We’re very lucky to be compared to both artists as they’re both individually extremely talented! We as a band definitely are inspired by the likes of Nirvana, The Strokes, Queens of the Stone Age, Pixies and Smashing Pumpkins… However, individually we all love very different types of music which allows us to delve into many different types of genres. Holly loves artists such as Mitski, Phoebe Bridgers and Black Country New Road, whilst Liv is a huge metal fan, inspired by bands such as Metalica and Tool. Harry loves Gorillaz and Rage Against the Machine, and Amy is the biggest Fleetwood Mac and ABBA fan possibly ever!  

How is your local music scene? Do you go to see lots of live music?
Liverpool is a wonderful scene currently, exploding with some of the UK’s biggest talents of many alternative genres. Everybody knows everybody and word spreads fast of a new band on the scene and it’s absolutely crazy to start becoming mutual friends with artists and bands we have loved and respected since we first started out in the scene. 

And what can fans expect from your live shows?
As we have grown as artists, we have definitely also grown as performers. For some reason I (Holly) used to pretend to be bada*s on stage, when in reality I’m a bit of a joker. We focus on creating a safe space for all kinds of supporters, as I have sensory issues. I try to ensure when our heavier songs are played that everyone is aware of their space, as well as those around them and their actions, so that everyone can have a good time! I know there’s been a lot of times at heavier gigs when I have personally felt extremely overwhelmed because of the environment, and we wanna let people enjoy heavy music no matter how they like to enjoy it. Not gonna lie, sometimes I do treat a gig like a bit of a comedy show – I have a funny rapport with the audience and a giggle with the band. I feel like that makes it a lot more personal, and when our emotional songs are performed, it feels like we go through every single emotion at our gigs.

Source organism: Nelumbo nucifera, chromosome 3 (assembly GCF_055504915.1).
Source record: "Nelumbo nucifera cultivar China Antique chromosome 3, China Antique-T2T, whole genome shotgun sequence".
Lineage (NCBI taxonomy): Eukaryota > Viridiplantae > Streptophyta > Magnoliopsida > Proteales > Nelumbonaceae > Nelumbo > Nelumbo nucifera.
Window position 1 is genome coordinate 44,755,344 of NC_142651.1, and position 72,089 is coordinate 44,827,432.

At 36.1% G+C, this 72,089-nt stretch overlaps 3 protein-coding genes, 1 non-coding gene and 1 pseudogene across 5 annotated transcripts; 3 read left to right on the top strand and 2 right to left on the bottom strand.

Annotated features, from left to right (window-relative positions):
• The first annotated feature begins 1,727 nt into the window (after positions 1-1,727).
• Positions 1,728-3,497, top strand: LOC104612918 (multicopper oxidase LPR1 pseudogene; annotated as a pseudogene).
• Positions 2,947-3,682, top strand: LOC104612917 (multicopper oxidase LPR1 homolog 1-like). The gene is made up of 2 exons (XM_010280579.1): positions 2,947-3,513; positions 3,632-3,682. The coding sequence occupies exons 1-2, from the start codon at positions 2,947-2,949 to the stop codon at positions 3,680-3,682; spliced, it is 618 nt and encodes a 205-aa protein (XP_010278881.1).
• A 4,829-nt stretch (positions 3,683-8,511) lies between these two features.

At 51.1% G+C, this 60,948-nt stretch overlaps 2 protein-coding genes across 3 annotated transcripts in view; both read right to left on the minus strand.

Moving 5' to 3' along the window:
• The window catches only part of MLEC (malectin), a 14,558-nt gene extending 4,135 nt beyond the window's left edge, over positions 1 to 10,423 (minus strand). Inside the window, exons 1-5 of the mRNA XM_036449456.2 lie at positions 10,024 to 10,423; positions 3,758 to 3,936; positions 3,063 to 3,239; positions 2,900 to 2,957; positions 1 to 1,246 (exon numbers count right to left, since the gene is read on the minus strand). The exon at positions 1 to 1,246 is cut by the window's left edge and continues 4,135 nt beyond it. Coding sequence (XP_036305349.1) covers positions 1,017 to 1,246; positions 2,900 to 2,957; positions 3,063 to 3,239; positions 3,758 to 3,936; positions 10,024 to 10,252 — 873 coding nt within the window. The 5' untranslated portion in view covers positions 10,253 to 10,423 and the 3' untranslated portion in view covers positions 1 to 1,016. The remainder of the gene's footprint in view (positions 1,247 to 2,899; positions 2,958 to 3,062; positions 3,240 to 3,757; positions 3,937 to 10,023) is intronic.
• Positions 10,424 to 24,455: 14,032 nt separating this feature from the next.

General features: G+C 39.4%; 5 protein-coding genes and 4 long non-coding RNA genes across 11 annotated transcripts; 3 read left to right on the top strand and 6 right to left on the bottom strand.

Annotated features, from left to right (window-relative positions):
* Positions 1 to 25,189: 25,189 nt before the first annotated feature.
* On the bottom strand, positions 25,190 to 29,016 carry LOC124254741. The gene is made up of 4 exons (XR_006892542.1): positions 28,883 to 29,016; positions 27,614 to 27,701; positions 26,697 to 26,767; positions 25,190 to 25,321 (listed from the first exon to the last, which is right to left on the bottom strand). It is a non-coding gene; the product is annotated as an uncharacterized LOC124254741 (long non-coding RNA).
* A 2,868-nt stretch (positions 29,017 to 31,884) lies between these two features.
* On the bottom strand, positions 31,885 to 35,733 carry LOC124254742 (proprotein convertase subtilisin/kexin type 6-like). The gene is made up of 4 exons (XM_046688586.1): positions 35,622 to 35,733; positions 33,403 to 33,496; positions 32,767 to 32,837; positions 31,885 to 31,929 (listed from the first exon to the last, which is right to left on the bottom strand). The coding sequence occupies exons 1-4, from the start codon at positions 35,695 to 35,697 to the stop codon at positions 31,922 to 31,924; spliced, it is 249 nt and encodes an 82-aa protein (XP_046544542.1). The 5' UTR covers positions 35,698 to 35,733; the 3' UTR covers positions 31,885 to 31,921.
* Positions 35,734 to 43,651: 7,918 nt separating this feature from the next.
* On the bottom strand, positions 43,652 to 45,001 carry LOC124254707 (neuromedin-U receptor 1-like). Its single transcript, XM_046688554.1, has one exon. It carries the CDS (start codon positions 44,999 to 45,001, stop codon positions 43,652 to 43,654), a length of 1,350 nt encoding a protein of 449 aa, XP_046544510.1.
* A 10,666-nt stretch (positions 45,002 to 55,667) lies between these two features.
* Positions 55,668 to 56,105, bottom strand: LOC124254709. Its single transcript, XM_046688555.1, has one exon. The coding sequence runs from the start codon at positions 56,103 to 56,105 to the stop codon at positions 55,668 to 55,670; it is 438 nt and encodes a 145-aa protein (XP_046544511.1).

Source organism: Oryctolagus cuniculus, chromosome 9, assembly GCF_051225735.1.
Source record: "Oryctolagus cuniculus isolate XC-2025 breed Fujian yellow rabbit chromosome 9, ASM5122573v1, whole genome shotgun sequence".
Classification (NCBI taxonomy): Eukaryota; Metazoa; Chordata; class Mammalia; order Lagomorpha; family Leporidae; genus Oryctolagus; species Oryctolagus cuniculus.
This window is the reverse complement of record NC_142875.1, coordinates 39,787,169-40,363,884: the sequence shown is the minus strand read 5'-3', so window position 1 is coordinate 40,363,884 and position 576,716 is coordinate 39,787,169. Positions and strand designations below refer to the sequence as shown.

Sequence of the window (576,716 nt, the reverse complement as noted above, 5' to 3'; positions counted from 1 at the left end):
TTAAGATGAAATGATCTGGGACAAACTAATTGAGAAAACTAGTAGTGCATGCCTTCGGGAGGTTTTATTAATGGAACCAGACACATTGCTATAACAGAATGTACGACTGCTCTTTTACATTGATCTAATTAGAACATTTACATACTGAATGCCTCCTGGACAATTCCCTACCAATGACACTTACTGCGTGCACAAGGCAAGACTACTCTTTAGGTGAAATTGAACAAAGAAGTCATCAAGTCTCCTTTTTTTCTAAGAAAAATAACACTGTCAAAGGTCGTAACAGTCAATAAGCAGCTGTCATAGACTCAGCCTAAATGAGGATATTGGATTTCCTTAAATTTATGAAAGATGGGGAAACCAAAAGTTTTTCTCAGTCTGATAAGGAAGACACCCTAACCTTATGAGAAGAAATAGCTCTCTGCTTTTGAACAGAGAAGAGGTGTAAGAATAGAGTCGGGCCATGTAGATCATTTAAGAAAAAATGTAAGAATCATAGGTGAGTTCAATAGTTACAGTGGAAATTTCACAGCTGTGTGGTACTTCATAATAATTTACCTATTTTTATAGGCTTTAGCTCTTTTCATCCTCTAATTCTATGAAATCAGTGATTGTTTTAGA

As we’re a new music focused site, are there any new/upcoming bands or artists you’d recommend we check out?
Our current favourites from our scene are definitely Torture and the Desert Spiders, Stone, Gadzooks and Zuzu! All you should definitely check out! Generally I would recommend Witch Fever, Vial, Lowertown, Tash and Charles and the Big Boys too.

And how do you feel the music industry is for new bands at the moment – would you say it’s difficult to get noticed?
It’s a hard one. Social media has definitely made it easier for artists to get noticed, however it has also meant major labels have even more power to control, and has meant the over saturation of artists has made it difficult to stand out. A good time to play around in the live scene, now it is all back and about, and a good time to build a platform! 

Finally, what does 2022 have in store for CRAWLERS?
A lot. We’re going to be going on our first ever tour, and hopefully showing you guys even more of our now very diverse catalogue, hehe. We’re just so lucky for so early in our career to have such amazing supporters and fanbase – and we can’t wait to grow our craft and share it with the world!